There went the Internet. The U.S. Court of Appeals in D.C. ruled yesterday that the FCC lacked the authority to fine Comcast for selectively blocking traffic on its broadband network in 2007. Netroots activists have argued that such regulation is crucial to maintain the web as an equal-access publishing space for advocates, artists and community-based sites - like RaceWire.

Virginia Gov. Bob McDonnell, a Republican, has declared April “Confederate History Month.” It’s a celebration begun under former Gov. George “Macaca” Allen, but which the past two Democratic governors had ended. The South rides again.

Oklahoma GOP Sen. Tom Coburn tells The Hill that he “absolutely” plans to expand his blockade on extending unemployment insurance benefits. He says he’ll block any spending bill that’s not offset with funding cuts elsewhere.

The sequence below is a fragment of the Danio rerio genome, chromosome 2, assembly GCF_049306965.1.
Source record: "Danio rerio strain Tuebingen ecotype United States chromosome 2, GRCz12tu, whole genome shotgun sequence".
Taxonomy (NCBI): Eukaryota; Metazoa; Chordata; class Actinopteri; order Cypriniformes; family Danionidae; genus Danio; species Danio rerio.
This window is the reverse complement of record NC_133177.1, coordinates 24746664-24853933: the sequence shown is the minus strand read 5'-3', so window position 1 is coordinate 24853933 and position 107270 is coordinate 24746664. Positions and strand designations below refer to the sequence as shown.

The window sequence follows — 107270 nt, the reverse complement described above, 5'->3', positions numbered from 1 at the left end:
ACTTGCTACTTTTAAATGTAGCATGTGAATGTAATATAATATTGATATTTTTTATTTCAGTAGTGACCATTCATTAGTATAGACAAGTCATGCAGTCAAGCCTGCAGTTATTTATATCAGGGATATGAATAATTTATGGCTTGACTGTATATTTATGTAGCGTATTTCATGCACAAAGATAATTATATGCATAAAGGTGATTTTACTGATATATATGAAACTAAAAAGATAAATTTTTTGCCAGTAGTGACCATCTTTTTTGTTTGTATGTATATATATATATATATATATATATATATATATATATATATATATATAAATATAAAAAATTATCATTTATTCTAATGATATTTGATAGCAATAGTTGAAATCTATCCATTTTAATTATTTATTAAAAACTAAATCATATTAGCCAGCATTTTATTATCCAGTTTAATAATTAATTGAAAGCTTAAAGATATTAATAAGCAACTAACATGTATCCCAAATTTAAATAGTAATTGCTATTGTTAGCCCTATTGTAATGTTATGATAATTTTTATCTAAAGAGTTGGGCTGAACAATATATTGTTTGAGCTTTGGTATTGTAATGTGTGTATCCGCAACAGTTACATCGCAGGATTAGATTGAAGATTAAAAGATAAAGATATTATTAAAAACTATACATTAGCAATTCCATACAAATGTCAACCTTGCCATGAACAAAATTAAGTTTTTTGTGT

While Kansas Republican Sen. Sam Brownback plans to introduce legislation to exempt auto dealers from any new consumer financial protection bureau’s oversight. Critics have noted auto dealers originate a huge share of consumer loans, and for Black borrowers in particular.

A beleaguered Vatican has appointed Mexican-American Archbishop Joseph Gomez to lead the archdiocese of Los Angles, the nation’s largest. The NYT says the appointment is “an acknowledgment that the church’s future in America depends on the growing numbers of Hispanic faithful.”

Haiti’s schools officially reopened this week, though the vast majority did so in name alone.

Read this online at http://colorlines.com/archives/2010/04/morning_browse_confederate_pride_month_closed_web_haiti_schools.html


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